Director: Herb Freed
Starring: May Britt, Cameron Mitchell, Aldo Ray, Ben Hammer .USA. 1h 37m
There’s a lot bubbling under the surface of Herb Freed’s tangled thriller, Haunts. On the surface it’s a slow paced brooding psychological horror following a violent psychopath preying on the women in a small North Carolina town, armed with a handy pair of scissors and attacking under the cover of darkness no woman is safe but so much seems to surround an isolated farm on the outskirts of town.
Continue reading Haunts/The Veil (1976)
Director: Sean Cain
Starring: Drew Lindsey Mitchell, Kelcey Watson, Jamie Bernadette, Bo Borroughs, Timothy Muskatell .USA. 1h 15m
I’ve been dying to call this my first zombieless zombie movie! As it has everything lined up to be just that but instead it’s an indie cabin under siege adventure, it doesn’t pack a hard punch but it’s brilliantly accomplished movie with some questionable acting but full on heart and that makes it incredibly watchable.
Sean Cain has wonderful titles under his belt including Jurassic City (2015), Eruption LA (2018) and Terror Birds (2016), but stepping away from crazy apocalyptic b movie trash with an attempt to deliver a credible thriller and he’s really worked hard on a less than convincing plot but a brilliantly entertaining cabin in the wood thriller with a few poignant messages. Continue reading Dead By Dawn (2020)
Director: Matthew Holness
Starring: Sean Harris, Alun Armstrong .UK. 1h 25m
There’s a place that some dark artist like to go, it often involves gloomy and eerie aspects from a fuzzy past that are easily recognised but often pushed back to those obscure corners of our minds, like a suppressed memory Possum manages from slither its way out of the dank interior of an old English home, and hides itself in the brown bag carried by a disgraced children’s puppeteer as he embarks on a journey to confront his stepfather and his own inner demons.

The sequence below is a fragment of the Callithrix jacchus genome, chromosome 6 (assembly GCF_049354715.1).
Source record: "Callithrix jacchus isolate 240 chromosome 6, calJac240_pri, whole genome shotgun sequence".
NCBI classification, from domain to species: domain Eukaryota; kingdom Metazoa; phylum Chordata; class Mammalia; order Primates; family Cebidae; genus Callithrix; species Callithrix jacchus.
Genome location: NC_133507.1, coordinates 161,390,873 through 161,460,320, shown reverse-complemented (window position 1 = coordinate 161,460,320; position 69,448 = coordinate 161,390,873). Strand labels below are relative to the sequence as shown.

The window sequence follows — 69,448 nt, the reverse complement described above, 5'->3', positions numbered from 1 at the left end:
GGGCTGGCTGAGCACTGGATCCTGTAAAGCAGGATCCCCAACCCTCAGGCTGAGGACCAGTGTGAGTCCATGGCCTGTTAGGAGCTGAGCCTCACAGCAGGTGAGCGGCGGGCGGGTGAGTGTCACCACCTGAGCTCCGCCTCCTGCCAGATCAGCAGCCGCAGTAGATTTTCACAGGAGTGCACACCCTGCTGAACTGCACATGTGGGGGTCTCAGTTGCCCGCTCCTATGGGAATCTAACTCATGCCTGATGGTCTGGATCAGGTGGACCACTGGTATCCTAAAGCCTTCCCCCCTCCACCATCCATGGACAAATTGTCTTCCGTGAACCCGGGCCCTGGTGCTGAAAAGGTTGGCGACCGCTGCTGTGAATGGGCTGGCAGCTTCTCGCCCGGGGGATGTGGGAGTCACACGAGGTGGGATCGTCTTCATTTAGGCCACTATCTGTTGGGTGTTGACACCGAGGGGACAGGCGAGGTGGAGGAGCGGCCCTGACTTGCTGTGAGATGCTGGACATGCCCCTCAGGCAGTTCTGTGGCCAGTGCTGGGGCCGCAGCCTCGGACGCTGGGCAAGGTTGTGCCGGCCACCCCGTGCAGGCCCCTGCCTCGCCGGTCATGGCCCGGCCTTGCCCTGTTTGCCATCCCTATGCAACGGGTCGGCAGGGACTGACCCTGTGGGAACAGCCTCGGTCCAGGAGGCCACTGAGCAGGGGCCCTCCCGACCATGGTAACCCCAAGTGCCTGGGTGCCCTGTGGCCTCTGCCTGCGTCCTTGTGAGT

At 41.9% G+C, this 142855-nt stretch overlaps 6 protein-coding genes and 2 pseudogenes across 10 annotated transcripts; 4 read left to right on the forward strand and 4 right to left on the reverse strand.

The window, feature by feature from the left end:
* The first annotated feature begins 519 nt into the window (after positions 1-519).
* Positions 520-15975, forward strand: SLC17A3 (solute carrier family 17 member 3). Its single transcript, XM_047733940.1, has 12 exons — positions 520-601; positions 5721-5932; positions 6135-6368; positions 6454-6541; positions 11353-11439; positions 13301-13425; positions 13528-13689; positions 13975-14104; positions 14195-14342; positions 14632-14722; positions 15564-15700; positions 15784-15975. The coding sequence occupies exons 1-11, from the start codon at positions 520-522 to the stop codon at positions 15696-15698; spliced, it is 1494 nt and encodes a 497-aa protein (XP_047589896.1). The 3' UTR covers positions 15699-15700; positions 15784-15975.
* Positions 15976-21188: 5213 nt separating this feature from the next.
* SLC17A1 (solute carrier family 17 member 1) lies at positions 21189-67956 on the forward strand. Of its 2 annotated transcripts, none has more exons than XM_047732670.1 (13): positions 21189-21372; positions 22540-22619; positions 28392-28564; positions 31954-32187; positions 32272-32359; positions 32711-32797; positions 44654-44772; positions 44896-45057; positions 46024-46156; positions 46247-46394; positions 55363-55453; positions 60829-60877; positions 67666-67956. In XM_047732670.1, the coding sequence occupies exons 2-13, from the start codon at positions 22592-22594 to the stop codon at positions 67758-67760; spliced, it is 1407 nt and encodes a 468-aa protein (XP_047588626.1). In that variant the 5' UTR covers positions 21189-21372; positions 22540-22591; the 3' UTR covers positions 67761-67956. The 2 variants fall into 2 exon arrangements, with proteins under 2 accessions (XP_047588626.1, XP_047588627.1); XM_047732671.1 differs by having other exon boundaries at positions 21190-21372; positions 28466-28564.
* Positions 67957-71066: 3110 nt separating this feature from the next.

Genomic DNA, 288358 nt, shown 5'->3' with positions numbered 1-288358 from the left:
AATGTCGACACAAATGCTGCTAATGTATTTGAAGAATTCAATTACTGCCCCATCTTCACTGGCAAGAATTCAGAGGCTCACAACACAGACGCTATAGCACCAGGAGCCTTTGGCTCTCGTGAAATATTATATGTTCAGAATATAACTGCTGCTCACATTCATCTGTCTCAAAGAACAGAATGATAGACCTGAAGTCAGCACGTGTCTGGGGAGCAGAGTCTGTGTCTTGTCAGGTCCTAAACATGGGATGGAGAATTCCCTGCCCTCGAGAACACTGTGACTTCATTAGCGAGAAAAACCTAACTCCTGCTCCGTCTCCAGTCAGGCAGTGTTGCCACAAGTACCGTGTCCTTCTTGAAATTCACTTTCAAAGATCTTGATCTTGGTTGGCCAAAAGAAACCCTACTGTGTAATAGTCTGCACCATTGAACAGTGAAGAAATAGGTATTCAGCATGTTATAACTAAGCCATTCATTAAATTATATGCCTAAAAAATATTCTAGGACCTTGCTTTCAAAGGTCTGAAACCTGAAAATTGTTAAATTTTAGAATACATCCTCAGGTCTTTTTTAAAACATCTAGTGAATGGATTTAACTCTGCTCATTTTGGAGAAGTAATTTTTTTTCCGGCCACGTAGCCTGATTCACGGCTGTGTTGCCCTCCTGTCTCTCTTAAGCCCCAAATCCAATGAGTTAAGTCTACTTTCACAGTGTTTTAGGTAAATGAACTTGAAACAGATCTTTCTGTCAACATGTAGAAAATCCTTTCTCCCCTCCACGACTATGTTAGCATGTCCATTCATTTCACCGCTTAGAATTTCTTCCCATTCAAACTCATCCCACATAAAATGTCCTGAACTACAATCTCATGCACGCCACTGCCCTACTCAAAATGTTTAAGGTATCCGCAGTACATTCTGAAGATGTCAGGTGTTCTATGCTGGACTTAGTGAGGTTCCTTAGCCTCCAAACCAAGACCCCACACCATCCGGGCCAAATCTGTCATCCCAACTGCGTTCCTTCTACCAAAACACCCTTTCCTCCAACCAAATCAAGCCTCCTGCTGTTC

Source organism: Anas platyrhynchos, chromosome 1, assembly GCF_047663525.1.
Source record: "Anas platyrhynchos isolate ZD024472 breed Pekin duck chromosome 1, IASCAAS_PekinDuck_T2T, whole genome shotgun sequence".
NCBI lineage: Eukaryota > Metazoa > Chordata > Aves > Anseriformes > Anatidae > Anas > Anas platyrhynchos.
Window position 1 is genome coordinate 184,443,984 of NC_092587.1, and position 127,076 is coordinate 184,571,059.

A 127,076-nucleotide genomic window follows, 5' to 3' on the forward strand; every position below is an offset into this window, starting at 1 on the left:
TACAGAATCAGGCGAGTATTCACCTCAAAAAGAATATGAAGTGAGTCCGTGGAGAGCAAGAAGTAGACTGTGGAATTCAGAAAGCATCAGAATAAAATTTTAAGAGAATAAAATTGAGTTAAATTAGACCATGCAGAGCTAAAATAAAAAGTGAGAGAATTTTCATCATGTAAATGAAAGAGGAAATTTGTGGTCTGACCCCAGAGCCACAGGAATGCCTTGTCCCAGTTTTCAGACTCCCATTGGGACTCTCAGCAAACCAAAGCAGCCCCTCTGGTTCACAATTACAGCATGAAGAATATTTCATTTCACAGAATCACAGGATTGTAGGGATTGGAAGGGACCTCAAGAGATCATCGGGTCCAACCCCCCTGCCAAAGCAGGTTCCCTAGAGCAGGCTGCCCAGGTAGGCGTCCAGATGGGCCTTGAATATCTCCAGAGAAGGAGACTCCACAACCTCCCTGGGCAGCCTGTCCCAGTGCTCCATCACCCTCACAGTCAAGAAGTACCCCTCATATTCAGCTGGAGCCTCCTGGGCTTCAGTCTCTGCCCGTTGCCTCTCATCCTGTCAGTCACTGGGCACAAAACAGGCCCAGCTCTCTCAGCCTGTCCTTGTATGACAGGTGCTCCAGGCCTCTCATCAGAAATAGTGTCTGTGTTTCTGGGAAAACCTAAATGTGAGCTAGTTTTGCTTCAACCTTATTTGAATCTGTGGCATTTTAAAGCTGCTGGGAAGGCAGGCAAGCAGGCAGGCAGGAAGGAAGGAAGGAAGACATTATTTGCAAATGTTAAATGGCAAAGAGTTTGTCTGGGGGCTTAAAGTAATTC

The film opens with Philip (Harris) wandering aimlessly around a remote area of Norfolk with his bag clutched tightly to him, after some atmospheric art house scenes backed by a heavy Radiophonic Workshop soundtrack. He spys a few teenage boys on a train he tries to talk with one but he runs away from the creepy man, Philip returns to his home, a dank rundown home with a disheveled garden, here he opens his bag and chucks the contents into a metal barrel with the promise to destroy the leggy creature, eventually we are made aware of Maurice (Armstrong), a sly and controlling character who seems to want to encourage Philip to keep his puppet, while constantly keeps asking if he’s going to burn it, which Philip agrees to but then never does. Little by little Maurice exerts control over Philip and suggests different places for him to visit, while the puppet is slowly revealed and each time the effects on Philip get more disastrous. As a news story about a missing school boy flourish in the news, questions are raised over Philips possible involvement. Continue reading Possum (2018)